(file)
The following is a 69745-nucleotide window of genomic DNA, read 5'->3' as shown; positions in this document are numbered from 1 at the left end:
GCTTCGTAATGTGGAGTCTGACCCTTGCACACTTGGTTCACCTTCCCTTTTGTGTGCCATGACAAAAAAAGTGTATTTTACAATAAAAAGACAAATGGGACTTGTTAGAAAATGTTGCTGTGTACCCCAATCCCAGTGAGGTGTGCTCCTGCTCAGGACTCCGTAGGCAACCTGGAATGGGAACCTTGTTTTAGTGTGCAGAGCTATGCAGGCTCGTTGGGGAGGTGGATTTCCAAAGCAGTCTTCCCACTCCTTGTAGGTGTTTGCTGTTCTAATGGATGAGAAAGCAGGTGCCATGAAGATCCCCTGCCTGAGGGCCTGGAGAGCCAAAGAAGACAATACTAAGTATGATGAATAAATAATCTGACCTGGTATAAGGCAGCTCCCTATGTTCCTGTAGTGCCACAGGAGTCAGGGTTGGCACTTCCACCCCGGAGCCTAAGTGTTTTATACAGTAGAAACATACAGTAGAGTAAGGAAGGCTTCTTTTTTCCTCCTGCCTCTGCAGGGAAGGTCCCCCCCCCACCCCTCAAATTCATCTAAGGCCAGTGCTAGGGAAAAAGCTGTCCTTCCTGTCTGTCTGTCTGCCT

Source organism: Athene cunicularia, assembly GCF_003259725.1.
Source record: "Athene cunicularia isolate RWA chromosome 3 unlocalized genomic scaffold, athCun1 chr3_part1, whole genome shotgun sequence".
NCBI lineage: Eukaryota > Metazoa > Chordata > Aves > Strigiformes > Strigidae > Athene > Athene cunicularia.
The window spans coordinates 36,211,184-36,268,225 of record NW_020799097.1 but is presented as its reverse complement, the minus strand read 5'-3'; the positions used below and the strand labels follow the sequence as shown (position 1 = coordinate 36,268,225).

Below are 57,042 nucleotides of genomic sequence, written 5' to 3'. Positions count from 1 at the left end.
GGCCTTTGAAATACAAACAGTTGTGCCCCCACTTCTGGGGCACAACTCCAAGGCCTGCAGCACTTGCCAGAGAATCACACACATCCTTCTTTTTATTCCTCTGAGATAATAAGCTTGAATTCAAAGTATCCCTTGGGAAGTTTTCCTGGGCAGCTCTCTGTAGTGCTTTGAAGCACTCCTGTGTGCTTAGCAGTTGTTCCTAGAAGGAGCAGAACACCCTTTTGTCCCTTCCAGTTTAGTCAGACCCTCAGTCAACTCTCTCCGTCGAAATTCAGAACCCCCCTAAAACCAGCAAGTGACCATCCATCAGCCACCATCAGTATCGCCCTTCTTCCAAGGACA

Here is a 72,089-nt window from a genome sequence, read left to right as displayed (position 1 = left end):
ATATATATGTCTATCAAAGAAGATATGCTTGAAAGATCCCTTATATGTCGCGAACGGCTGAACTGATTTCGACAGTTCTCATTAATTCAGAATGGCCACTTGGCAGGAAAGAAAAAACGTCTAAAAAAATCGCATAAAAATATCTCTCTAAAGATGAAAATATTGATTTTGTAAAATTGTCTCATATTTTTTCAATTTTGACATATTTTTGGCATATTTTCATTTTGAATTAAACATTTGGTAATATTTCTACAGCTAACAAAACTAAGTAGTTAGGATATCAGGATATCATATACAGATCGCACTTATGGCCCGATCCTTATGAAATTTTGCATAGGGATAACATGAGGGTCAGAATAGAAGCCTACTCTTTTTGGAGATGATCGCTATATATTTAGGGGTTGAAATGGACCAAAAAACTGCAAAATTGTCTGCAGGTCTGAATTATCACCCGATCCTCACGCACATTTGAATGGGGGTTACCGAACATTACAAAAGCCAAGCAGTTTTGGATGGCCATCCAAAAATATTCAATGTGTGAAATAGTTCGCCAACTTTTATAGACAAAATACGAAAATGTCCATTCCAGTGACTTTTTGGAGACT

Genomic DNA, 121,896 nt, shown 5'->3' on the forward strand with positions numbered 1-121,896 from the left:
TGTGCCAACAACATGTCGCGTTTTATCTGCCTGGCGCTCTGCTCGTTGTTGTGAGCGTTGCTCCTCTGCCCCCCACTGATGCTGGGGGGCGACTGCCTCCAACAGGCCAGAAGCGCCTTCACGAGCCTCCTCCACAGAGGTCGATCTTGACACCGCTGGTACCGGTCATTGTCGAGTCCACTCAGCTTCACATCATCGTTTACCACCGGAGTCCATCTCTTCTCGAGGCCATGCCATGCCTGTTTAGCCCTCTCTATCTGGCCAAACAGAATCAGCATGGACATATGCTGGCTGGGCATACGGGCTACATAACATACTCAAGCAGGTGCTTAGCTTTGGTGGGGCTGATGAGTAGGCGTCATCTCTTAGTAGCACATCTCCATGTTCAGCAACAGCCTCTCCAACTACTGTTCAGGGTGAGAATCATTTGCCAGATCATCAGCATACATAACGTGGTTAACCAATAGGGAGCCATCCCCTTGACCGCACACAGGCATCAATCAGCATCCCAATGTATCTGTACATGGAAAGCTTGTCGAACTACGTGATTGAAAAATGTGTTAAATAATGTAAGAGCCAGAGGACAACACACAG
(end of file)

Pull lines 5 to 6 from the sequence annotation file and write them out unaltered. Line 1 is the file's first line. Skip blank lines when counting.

NCBI lineage: Eukaryota > Metazoa > Chordata > Aves > Strigiformes > Strigidae > Athene > Athene cunicularia.
The window spans coordinates 36,211,184-36,268,225 of record NW_020799097.1 but is presented as its reverse complement, the minus strand read 5'-3'; the positions used below and the strand labels follow the sequence as shown (position 1 = coordinate 36,268,225).